Massimo: "As for the non sequitur, just because natural selection is not a conscious process it doesn't follow that evolution cannot originate conscious organisms. It obviously did."
This is not what I said, and you're really missing the point here. So, let me rephrase it. If natural processes are nonteleological and natural processes are the only processes that exist, then it logically follows there are no teleological processes in the universe. If there are, then naturalism (materialism) is false.
> Does an organism's experience correspond, in any way that you would find significant, with its adaption via natural selection? <
You know, I don't want to be dense here, but the problem is with the word "correspond." What do you mean by that?
> But what I am trying to determine here is whether this "disagreement" is a minor one or a major one. <
That depends who you ask, I'd say it's a medium size disagreement. Proponents of the Extended Synthesis, such as myself, see it as a significant advance, but not a revolution.
> If natural processes are nonteleological and natural processes are the only processes that exist, then it logically follows there are no teleological processes in the universe. If there are, then naturalism (materialism) is false. <
It depends on what you mean by teleological. Natural selection clearly gives the impression of teleology. Human conscious thought is clearly teleological, but I don't see what on earth that has to do with a refutation of naturalism.
"Correspond" in the context of interdependence. Less than coincidental.
Suggestive of proximate causation. "Significant" as an ontogenetic process perhaps.
But if the tactic is to ask for explanation to the nth degree, I agree we speak a different dialectic.
No, we truly speak a different language. Correspond in the English I studied does not mean causes. And the answer is no, an organism does not cause (corresponds to) its adaptation via natural selection. It's the other way around.ReplyDelete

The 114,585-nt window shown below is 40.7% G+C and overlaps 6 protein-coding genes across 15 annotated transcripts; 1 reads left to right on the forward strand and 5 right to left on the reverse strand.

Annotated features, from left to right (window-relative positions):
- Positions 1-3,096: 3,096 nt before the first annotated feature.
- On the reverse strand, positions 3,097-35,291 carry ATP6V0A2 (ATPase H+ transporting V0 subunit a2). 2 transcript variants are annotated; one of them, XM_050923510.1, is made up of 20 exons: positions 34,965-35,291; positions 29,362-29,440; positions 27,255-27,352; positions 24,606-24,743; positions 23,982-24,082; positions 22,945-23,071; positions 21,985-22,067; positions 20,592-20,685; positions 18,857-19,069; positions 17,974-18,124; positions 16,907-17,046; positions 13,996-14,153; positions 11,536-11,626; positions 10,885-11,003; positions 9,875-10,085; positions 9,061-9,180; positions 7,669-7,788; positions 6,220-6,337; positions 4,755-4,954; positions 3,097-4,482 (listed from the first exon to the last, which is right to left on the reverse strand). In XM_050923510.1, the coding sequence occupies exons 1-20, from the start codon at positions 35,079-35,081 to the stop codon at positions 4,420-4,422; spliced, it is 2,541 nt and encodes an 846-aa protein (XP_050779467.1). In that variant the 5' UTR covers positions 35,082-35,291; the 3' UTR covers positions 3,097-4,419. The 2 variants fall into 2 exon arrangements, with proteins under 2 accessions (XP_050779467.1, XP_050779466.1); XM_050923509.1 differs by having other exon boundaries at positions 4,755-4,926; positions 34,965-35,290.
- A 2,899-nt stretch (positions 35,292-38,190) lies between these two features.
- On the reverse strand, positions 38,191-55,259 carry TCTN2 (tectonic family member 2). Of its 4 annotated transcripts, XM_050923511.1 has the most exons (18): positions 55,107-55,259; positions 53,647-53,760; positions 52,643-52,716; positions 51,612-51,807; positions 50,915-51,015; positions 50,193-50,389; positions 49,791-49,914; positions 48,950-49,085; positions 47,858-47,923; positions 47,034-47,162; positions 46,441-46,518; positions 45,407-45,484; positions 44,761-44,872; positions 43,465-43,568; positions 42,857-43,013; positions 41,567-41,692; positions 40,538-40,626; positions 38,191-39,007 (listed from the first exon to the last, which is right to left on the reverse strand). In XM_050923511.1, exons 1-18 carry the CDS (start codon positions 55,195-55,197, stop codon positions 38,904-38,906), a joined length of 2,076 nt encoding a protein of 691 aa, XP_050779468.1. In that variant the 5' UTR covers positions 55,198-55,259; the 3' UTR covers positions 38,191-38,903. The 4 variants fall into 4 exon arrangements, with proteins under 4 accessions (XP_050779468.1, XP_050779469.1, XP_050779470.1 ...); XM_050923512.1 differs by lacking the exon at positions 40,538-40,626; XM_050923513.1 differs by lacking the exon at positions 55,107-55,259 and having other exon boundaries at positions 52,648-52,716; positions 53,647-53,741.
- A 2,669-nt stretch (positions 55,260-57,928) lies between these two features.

Correspondence can be "suggestive" of causation, dependent on the context. If you don't understand the subtlety involved, you truly won't begin to understand or comprehend the intricacies of evolution.
But at least we have a clearer picture of your stance, which seems to be that individuals can make up purposes, but none that are effectively adaptive.
And I'll say again, to pretend that I defined "correspond" as meaning causative is a dodge, whether intentionally done or not.
it was *you* who defined corresponding to mean causative, not me. Scroll up and check what you wrote.
To say that I can't comprehend the intricacies of evolution is pretty darn rich. You do know that I had been a practicing evolutionary biologist for more than 25 years before switching to philosophy, yes?
Massimo: "That depends who you ask, I'd say it's a medium size disagreement. Proponents of the Extended Synthesis, such as myself, see it as a significant advance, but not a revolution."ReplyDelete
Okay, fair enough. I'm not familiar with the "extended sysnthesis," but I'll research it to learn more about it.
"It depends on what you mean by teleological. Natural selection clearly gives the impression of teleology. Human conscious thought is clearly teleological, but I don't see what on earth that has to do with a refutation of naturalism."
"teleology: 1 a: the study of evidences of design in nature b: a doctrine (as in vitalism) that ends are immanent in nature c: a doctrine explaining phenomena by final causes
2 : the fact or character attributed to nature or natural processes of being directed toward an end or shaped by a purpose
3 : the use of design or purpose as an explanation of natural phenomena"
(source: Merriam-Webster: "teleology")
"telonomy: the quality of apparent purposefulness of structure or function in living organisms due to evolutionary adaptation"
(source: Merriam-Webster: "teleonomy")